Keep it simple
Chef Nitin Tandon, food stylist and photographer, points out the key fact – food photography for 2016 is trending towards “food realism”. “People are looking out for more honest food photographs,” he says. For food photographer Sanjay Ramchandran, the trend to keep things simple has to do with plating. He says, “These days, so much is happening on the plating front, especially garnishes—various types of micro greens, food dust, different sauces or rubs, dehydrated herbs and fruits, you name it”. Hence, he thinks that a photographer needs to keep things on his or her end simple, in order to allow the food to really stand out.
Chef Nitin adds another layer to the trend toward simplicity, saying we can expect a more rustic look and feel: “Dishes are simple, while raw and bright ingredients are being used for garnish. For example, a lavender flower, red currants, bunches of cherry tomatoes are all used to add colour and life to the dish. Small, colourful flowers are in trend these days”.
Photographer Amrita Diwanji agrees, enumerating on the shift in focus to a more rustic vibe: “Moving into 2016, I think one of the biggest trends will be the rise of the ‘farm-to-plate’ approach. The focus will be on artisanal ingredients like homemade cheeses and the freshest organically grown vegetables”.
Trends in lighting
With lighting, too, it seems ‘less is more’ is the approach to take. Ramchandran believes that the texture of food is all-important when it comes to capturing a great image. For this, one needs “a beautifully lit, simple shot”. “Natural light is the best light for food photography,” Tinkesh believes, and Chef Nitin, too, agrees, also stating that we’ll witness an increase in the usage of warm, yellow lights.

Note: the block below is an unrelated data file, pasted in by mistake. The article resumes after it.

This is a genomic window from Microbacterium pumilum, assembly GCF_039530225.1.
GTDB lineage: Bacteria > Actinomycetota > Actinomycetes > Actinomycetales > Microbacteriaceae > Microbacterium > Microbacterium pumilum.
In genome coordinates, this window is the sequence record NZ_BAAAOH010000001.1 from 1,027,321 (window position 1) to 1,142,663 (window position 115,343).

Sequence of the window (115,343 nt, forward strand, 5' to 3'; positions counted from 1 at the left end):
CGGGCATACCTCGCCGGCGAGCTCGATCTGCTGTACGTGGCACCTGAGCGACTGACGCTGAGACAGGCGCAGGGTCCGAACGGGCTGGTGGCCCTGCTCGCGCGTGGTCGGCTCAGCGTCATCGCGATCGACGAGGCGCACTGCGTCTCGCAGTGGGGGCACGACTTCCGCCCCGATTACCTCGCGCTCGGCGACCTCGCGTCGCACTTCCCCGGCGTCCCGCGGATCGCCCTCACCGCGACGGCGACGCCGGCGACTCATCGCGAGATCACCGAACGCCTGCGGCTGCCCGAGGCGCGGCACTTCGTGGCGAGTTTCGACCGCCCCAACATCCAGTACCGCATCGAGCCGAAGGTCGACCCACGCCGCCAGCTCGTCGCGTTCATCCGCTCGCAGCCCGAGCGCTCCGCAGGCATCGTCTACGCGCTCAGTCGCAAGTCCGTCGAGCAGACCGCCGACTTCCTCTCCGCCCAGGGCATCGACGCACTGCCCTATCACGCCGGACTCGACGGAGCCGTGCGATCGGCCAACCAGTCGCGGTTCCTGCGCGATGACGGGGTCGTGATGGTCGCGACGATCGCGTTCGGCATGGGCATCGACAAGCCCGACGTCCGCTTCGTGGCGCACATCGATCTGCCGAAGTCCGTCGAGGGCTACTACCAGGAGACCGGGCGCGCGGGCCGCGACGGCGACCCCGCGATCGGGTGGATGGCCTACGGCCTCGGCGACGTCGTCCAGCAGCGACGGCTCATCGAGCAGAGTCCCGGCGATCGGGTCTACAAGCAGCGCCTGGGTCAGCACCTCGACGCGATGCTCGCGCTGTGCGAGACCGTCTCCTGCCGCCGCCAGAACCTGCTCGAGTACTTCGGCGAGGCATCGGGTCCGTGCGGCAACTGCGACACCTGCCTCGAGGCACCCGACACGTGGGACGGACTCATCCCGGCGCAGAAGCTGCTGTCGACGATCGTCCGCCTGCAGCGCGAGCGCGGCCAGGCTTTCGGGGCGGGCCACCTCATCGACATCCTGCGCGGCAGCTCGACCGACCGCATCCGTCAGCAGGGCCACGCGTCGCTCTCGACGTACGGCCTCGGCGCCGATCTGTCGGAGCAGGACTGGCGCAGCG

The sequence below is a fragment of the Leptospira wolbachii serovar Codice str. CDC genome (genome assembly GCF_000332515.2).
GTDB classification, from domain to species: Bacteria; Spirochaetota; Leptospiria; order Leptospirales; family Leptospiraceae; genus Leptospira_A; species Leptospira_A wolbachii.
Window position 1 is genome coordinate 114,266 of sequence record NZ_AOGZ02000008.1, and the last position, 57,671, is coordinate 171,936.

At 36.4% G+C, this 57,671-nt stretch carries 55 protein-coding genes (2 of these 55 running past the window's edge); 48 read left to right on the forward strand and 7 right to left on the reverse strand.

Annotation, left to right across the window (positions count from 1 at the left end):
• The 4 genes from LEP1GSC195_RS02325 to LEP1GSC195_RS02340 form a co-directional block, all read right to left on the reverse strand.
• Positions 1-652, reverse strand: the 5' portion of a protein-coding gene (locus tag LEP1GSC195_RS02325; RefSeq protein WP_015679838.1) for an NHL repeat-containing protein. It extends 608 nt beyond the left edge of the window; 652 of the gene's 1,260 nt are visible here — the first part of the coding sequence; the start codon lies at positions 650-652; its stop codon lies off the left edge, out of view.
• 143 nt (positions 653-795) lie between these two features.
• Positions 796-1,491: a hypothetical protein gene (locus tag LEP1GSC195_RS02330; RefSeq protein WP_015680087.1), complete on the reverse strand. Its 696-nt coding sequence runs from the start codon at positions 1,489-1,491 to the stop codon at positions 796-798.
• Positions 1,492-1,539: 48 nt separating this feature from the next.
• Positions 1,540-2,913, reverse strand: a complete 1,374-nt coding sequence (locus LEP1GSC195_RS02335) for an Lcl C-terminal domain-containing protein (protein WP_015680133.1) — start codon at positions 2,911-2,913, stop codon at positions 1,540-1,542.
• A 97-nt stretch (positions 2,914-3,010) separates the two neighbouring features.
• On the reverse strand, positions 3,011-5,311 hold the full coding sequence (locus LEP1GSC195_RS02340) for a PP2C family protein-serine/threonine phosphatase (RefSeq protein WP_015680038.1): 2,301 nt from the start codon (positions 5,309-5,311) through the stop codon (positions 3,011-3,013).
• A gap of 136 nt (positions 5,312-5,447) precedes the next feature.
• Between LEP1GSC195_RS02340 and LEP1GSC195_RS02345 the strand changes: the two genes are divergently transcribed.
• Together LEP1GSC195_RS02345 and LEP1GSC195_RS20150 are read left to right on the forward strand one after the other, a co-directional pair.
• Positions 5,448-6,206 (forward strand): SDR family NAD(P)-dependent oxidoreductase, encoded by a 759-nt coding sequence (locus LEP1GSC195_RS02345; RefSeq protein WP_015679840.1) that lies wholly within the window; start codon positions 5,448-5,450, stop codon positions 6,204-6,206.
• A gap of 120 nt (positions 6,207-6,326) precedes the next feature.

Telling a story
For photographer Krishna Angira, commercial food photography demands vary according to the brand image of your clients. He does, however, add this: “There are some fixed trends which will continue in 2016, like detail-oriented shots with soft lighting. We will see more storytelling shots with very creative lighting and the use of different props”. According to Diwanji, the big challenge food photographers will face is capturing the story behind the places where lovingly picked, raw ingredients come from.
Social media remains king
Hardly a surprise, social media will remain the main medium through which we’ll be seeing photographs of food. Chef Nitin says, “All stories will be woven around the digital world”. He adds that 2016 will be the year videos (and dare we say GIFs) of food will really take off: “Motion picture is the mainstay now,” he opines.
Diwanji believes the same: “The usage of short videos for social media will explode. It’s a great window to display the various stages of skilled craftsmanship behind that beautifully plated dish”.
Negative space and mystery
Ramchandran believes that great plating and the actual plates used to, and will continue to play a big part in bringing the story behind an image to life. He says that we’ll see more large plates and platters being used to create negative spaces. Also making use of negative spaces is off-centre plating (plating the food in one corner of the plate). The colour in trend, according to Chef Nitin, is blue-grey slate. Expect to see “deeper, darker, and sombre tones”. “Pictures that leave you guessing and set you thinking are the chosen ones,” he says.
So now that you know the trends in what pop culture calls ‘food porn’, why not try clicking some mouth-watering images yourself? Tag us on Instagram and we promise to feature the best clicks!